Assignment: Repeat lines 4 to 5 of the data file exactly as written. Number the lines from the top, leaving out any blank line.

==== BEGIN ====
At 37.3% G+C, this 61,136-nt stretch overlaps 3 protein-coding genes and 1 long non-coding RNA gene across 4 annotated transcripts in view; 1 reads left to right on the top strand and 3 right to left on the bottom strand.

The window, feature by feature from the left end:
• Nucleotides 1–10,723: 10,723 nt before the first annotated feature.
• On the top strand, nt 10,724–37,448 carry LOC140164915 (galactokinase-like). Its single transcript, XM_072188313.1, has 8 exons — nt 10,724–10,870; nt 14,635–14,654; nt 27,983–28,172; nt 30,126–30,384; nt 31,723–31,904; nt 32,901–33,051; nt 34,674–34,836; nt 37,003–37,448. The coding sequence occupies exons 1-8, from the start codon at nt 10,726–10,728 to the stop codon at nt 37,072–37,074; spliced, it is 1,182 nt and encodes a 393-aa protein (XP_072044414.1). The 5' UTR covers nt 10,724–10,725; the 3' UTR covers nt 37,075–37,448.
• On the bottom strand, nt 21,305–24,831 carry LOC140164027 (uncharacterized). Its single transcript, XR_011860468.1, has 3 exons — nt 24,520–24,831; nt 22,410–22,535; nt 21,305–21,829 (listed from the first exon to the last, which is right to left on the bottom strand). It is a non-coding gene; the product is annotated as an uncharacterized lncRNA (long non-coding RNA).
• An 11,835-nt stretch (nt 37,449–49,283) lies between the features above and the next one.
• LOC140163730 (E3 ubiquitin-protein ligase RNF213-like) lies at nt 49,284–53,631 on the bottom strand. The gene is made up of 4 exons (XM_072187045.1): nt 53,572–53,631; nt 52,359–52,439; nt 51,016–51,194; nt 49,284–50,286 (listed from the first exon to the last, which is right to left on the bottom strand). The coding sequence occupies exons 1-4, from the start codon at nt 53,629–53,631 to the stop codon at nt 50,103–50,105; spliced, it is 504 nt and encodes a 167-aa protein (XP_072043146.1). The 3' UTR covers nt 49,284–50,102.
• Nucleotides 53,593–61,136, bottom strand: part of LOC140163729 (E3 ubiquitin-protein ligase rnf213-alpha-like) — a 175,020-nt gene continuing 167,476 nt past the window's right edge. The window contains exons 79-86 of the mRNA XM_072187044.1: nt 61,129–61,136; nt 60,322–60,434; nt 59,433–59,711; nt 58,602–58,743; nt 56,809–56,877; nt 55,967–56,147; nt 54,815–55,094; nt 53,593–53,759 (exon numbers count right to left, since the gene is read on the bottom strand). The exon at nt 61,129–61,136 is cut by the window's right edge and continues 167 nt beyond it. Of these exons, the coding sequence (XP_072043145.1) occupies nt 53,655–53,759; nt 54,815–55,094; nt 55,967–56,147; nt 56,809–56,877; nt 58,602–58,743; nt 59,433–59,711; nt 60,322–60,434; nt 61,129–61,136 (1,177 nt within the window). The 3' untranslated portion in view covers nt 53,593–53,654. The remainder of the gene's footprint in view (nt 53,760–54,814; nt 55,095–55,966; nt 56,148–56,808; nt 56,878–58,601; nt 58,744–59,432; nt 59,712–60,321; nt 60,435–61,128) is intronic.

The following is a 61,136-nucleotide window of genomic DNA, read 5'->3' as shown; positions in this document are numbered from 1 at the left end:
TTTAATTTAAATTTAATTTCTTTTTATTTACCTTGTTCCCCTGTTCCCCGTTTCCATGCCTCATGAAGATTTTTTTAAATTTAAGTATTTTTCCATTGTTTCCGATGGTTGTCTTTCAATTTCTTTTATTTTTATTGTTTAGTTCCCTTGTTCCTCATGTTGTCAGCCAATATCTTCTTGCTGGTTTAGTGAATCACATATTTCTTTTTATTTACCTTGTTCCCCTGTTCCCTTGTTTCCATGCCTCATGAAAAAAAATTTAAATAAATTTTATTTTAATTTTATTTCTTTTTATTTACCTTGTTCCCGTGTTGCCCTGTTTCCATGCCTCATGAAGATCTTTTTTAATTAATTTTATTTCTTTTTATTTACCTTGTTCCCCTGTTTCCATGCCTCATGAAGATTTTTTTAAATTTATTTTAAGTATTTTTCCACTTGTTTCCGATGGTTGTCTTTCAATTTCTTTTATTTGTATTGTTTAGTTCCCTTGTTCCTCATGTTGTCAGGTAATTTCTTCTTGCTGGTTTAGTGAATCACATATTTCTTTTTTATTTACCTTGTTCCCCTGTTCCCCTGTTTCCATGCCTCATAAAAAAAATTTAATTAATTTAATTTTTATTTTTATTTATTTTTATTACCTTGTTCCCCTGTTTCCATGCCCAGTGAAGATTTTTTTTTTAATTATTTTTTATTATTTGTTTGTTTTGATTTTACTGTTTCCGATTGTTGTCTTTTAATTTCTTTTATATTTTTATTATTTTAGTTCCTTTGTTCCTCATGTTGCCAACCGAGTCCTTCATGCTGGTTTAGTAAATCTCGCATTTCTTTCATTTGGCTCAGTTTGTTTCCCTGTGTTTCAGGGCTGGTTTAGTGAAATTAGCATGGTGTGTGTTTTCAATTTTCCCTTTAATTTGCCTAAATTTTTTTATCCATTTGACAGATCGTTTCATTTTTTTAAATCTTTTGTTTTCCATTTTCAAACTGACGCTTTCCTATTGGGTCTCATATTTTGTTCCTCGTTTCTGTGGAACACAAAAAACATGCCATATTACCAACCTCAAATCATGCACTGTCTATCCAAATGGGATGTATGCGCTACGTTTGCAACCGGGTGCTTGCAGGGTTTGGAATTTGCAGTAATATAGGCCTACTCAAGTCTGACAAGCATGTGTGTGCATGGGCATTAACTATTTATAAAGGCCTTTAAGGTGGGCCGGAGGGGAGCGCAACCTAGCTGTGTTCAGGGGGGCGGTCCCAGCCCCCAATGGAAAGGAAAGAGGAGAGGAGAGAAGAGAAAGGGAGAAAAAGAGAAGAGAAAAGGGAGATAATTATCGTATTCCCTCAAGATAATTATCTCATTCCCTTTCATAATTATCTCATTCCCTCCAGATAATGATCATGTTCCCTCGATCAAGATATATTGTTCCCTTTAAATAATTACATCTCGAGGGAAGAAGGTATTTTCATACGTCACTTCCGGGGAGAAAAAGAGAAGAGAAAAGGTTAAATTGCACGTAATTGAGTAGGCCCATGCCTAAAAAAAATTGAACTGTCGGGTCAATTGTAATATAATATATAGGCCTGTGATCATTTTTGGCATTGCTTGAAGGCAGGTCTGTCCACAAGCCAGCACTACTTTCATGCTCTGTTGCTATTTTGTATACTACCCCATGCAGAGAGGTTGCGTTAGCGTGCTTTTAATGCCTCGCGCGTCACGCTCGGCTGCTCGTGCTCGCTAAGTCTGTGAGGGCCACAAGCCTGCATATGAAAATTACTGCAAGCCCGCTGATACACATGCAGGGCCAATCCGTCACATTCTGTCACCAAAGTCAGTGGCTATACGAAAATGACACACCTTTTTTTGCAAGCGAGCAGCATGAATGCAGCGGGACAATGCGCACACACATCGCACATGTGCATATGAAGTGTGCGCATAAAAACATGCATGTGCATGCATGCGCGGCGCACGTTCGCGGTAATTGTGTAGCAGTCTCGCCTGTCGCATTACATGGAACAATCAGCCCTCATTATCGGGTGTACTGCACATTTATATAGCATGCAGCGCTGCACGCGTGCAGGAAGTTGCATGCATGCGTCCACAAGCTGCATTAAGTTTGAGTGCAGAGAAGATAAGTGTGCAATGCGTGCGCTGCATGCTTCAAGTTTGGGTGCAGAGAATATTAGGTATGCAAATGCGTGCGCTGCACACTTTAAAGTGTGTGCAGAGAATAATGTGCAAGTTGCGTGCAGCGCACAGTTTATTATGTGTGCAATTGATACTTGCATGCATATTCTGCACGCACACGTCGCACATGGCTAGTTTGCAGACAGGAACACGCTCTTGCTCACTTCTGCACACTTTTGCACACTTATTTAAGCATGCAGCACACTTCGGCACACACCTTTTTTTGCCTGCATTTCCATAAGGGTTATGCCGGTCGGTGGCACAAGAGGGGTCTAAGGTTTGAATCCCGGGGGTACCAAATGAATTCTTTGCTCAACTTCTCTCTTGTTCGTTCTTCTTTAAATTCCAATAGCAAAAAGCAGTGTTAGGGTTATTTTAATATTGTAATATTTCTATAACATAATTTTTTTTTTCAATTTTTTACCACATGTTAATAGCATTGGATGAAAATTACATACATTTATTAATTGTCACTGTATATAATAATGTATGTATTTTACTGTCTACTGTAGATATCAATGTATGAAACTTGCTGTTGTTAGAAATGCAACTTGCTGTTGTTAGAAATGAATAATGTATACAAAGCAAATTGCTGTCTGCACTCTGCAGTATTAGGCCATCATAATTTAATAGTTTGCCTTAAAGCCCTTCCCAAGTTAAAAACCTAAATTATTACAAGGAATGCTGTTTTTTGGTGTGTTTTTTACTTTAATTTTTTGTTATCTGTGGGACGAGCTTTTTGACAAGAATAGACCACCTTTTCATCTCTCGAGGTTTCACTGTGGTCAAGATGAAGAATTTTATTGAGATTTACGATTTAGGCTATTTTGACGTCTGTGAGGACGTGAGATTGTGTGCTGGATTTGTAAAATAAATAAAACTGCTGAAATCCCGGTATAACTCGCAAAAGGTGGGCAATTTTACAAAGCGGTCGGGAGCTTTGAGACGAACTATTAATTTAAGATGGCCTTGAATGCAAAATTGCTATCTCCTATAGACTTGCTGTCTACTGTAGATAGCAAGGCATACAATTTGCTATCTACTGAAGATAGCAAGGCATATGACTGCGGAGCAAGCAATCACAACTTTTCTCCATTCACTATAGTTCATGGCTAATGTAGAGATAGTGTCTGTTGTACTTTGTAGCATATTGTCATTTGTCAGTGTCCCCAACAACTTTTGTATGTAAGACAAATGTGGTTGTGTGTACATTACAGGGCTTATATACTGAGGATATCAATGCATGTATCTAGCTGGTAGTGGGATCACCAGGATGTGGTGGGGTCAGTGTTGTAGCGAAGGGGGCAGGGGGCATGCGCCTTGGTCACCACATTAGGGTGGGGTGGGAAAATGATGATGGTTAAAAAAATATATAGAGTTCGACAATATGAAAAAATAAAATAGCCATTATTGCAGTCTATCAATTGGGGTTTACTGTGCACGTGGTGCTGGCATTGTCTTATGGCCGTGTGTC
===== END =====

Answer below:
• On the top strand, nt 10,724–37,448 carry LOC140164915 (galactokinase-like). Its single transcript, XM_072188313.1, has 8 exons — nt 10,724–10,870; nt 14,635–14,654; nt 27,983–28,172; nt 30,126–30,384; nt 31,723–31,904; nt 32,901–33,051; nt 34,674–34,836; nt 37,003–37,448. The coding sequence occupies exons 1-8, from the start codon at nt 10,726–10,728 to the stop codon at nt 37,072–37,074; spliced, it is 1,182 nt and encodes a 393-aa protein (XP_072044414.1). The 5' UTR covers nt 10,724–10,725; the 3' UTR covers nt 37,075–37,448.
• On the bottom strand, nt 21,305–24,831 carry LOC140164027 (uncharacterized). Its single transcript, XR_011860468.1, has 3 exons — nt 24,520–24,831; nt 22,410–22,535; nt 21,305–21,829 (listed from the first exon to the last, which is right to left on the bottom strand). It is a non-coding gene; the product is annotated as an uncharacterized lncRNA (long non-coding RNA).